Director: James Wan
Writers: Chad Hayes, Carey Hayes
Cast: Vera Farmiga, Patrick Wilson, Lili Taylor, Ron Livingston, Shanley Caswell, Hayley McFarland, Joey King, Mackenzie Foy, Kyla Deaver, Shannon Kook, John Brotherton, Sterling Jerins, Marion Guyot, Morganna Bridgers, Amy Tipton
Synopsis: Paranormal investigators Ed and Lorraine Warren work to help a family terrorized by a dark presence in their farmhouse.
MPAA Rating: Rated R for sequences of disturbing violence and terror
House of Darkness House of Light -The Story Behind The Movie
I'm never playing hide and go clap.....
Although "The Conjuring" is reminiscent of a million other horror movies that audiences have seen before, it's still fairly enjoyable to watch for what it is. Unlike some modern horror films that use CGI, it's almost a relief to see one rely on more practical effects, while using the settings and atmosphere of the film to set up the suspense.
"The Conjuring" is said to be allegedly based on a real life story. Whether that's true or not, I honestly can't say. However, we'll say it is for the sake of argument, and move on. The film focuses on a couple named Roger and Carolyn, who just moved into a new house out by the lake with their daughters. Although one would think this would be a perfect place to raise a family in the secluded countryside by the lake, we soon learn that things aren't what they seem.
Through a series of events, the family discover that their new home is haunted by ghosts. Some of them are friendly, but one of them wants them all dead. And since the family doesn't have enough money to move, they're essentially stuck there. As time goes on, the demonic ghost that wants everyone dead soon starts to cause even more havoc for the family; which forces them to turn to a couple of paranormal experts named Ed and Lorraine Warren.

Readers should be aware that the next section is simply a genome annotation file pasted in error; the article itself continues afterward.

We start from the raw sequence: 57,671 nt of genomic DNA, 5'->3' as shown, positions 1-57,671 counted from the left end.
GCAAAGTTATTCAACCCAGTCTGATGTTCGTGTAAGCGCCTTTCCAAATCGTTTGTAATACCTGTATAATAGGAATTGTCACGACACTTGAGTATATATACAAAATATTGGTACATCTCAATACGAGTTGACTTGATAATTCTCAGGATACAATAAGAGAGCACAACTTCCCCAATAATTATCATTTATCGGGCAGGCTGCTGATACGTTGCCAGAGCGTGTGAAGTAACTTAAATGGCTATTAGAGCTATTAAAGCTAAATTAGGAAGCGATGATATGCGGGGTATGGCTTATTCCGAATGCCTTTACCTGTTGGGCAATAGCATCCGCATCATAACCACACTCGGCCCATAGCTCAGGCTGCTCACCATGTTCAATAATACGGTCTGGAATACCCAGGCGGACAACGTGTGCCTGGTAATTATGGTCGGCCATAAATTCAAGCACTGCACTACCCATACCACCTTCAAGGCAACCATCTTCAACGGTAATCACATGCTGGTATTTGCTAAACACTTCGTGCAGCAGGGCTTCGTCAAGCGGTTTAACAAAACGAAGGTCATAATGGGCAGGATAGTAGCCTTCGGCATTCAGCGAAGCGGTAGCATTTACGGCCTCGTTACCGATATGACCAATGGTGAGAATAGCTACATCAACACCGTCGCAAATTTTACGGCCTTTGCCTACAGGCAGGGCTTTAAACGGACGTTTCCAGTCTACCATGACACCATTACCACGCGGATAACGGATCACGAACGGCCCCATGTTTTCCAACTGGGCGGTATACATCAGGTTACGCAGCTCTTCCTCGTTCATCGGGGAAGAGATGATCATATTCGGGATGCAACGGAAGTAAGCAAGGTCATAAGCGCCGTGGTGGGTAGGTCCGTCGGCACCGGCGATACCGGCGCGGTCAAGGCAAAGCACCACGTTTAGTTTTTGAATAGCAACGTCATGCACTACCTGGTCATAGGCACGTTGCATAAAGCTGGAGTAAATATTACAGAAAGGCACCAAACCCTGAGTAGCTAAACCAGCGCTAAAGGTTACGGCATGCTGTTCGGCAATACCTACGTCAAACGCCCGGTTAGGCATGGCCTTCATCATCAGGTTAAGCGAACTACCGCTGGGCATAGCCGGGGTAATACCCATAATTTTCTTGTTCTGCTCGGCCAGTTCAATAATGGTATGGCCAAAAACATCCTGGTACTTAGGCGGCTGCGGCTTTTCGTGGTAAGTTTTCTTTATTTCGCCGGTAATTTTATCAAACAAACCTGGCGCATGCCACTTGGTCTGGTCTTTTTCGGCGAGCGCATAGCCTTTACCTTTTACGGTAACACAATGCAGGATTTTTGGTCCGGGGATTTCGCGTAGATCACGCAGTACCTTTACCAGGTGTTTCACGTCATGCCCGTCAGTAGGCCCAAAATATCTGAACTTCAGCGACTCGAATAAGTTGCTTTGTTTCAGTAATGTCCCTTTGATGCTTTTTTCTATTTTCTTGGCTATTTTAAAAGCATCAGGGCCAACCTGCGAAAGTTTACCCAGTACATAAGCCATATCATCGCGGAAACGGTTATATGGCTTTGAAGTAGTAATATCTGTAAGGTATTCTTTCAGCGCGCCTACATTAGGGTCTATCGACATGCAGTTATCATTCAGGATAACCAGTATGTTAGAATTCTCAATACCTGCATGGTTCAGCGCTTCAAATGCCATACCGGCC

According to the film, Ed and Lorraine have been in the paranormal business for years. In fact, they even have a dark backstory as well that's quite interesting. Although I'm sure most skeptics will say they probably automatically assume every house they're hired to look into is haunted. However, the film actually portrays them as very down to Earth individuals, as it shows various scenes where Lorraine even admits that most of the spooky noises and paranormal activities that happen are often in the person's mind, or they can easily be explained logically most of the time.
Having said that though, it doesn't mean that every house they look into isn't haunted either, as Lorraine has psychic abilities to see ghosts and read auras. Upon entering the family's home, she immediately detects a strong demonic presence in the house. Needless to say, the demonic ghost doesn't particularly care for the Warren couple intervening, as their latest case even puts their own daughter in jeopardy back home.
Although one could say "The Conjuring" isn't that original considering we've seen a lot of haunted house movies over the years. Heck, we've even seen horror films that feature creepy possessed dolls, and people getting possessed before. However, "The Conjuring" somehow manages to take all these tired story arcs we've seen a million times before, and make them seem fresh and original.